Virginia Turbett (born 17 August 1957 in rural West Sussex) is a British rock music and social reportage photographer best known for her photographs of bands, fans and street culture between the years of 1977 and 1987.
At primary school, at the age of ten, sporting a Radio 1 launch badge from Tony Blackburn, Virginia was already a dedicated and devout music fan who spent three nights in July1967 crying into her pillow because her Mum and Dad wouldn’t let her go to see the Monkees at Wembley. She had access to her elder brother’s singles collection and played Manfred Mann’s Do Wah Diddy, the Animals House of the Rising Sun and the Searchers Needles and Pins repetitively on the ‘radiogram’ but she soon started collecting more eclectic records of her own: Leonard Cohen, Santana, Love, English folk, Jefferson Airplane and the Doors.
In the summer of 1971, her life changed when she met three guys from Bristol who introduced Virginia to Hunky Dory on a cassette, in a tent on a North Cornwall cliff top. “I went home and ordered the entire back catalogue, then advance ordered Ziggy Stardust. Waiting for the albums to arrive in Baldwins music shop in Midhurst or, after Virgin started, be delivered to my very rural home was as exciting as Thursday mornings when I’d get off the school bus and go straight to the newsagent for my NME. – my bible. I would skip off school, pay all my babysitting money to go and queue for tickets at venues far away to get the best seats at the front. I loved Alex Harvey, Beefheart, Lou Reed etc but Bowie was the main man of course and I saw him many times including at Hammersmith on July 3rd 1973 when he killed Ziggy.”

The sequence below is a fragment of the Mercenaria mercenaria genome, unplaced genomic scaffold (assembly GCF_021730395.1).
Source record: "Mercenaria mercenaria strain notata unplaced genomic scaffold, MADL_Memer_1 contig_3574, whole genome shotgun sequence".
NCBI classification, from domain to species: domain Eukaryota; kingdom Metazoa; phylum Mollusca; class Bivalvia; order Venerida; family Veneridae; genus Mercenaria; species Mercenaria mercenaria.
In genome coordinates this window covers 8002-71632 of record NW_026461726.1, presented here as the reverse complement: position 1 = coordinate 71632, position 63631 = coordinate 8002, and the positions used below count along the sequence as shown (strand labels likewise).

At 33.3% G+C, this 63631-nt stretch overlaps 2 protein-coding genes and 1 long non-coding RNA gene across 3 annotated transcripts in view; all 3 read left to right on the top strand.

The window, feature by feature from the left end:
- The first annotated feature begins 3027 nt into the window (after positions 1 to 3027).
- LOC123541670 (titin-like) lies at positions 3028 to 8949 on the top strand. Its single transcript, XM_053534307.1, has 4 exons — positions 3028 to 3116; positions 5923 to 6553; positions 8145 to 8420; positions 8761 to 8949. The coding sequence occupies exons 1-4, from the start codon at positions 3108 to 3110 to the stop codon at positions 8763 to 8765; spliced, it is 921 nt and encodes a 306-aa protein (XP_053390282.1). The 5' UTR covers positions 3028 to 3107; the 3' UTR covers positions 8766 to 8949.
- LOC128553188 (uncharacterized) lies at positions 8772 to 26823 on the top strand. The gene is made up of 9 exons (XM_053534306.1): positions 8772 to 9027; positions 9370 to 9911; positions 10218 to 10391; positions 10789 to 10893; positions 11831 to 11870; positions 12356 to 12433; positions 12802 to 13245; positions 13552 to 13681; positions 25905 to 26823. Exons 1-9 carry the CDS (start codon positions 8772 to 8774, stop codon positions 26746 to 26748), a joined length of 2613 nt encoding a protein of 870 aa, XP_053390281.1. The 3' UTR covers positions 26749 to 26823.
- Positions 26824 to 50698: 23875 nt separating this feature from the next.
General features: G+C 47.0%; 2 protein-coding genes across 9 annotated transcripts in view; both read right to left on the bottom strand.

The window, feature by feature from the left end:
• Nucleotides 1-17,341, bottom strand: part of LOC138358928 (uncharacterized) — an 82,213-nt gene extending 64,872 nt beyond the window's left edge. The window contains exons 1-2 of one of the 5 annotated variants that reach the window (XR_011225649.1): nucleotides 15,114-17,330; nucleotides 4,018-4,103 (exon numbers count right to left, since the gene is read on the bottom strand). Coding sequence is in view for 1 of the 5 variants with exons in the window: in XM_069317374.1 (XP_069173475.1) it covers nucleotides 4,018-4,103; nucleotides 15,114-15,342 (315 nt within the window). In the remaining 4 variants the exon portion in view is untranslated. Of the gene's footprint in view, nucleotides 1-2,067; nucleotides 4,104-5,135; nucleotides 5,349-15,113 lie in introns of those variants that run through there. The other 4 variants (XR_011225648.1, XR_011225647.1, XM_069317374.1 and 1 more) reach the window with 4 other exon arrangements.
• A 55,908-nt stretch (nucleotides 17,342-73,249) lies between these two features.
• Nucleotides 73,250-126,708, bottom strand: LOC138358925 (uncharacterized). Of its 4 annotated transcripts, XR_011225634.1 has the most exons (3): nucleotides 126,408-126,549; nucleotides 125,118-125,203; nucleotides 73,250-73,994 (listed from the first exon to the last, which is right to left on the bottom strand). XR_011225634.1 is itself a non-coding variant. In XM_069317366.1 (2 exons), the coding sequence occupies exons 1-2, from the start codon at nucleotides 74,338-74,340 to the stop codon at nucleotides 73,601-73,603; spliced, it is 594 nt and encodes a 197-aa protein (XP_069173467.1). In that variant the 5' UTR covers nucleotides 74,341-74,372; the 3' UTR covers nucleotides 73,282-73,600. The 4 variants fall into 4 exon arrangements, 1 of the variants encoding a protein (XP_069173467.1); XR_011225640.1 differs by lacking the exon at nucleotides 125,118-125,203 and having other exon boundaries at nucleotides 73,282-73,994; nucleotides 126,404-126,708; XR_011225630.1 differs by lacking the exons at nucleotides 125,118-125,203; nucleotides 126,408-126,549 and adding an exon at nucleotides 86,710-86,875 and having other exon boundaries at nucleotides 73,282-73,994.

In 1977 Virginia was asked by a good friend to photograph the Pistols recording Pretty Vacant for Slash Magazine. “I had to go to a camera shop on Tottenham Court Rd to get them to change the film for me”. A year, and many punk gigs later, a chance meeting with a journalist from Sounds on the Right To Work March led to a collaboration which lasted a few years photographing Punk, Rock, Pop, Heavy Metal, Mods, New Romantics, skinheads, Two-Tone, Ska, Reggae and the and fans, style and fashion of the time. At the same time, Virginia was working on a left-wing paper photographing social and political stories all over the country.
In 1979 Virginia was asked by Ian Cranna, Editor of Smash Hits, to photograph features and interviews and continued working on the magazine until she gave up photography to look after her two children in 1987. Virginia contributed to many magazines of the late 70’s and 80’s including The Face, Sounds, Smash Hits, Flexipop and Record Mirror creating images of world-famous artists and musicians including the Pistols, Clash, Blondie, Iggy, Andy Warhol, Frank Zappa and Nick Cave.
Virginia now works from her home in South Devon selling her extensive and unique archive and contributing to publications, films and TV, exhibitions and record covers all over the world.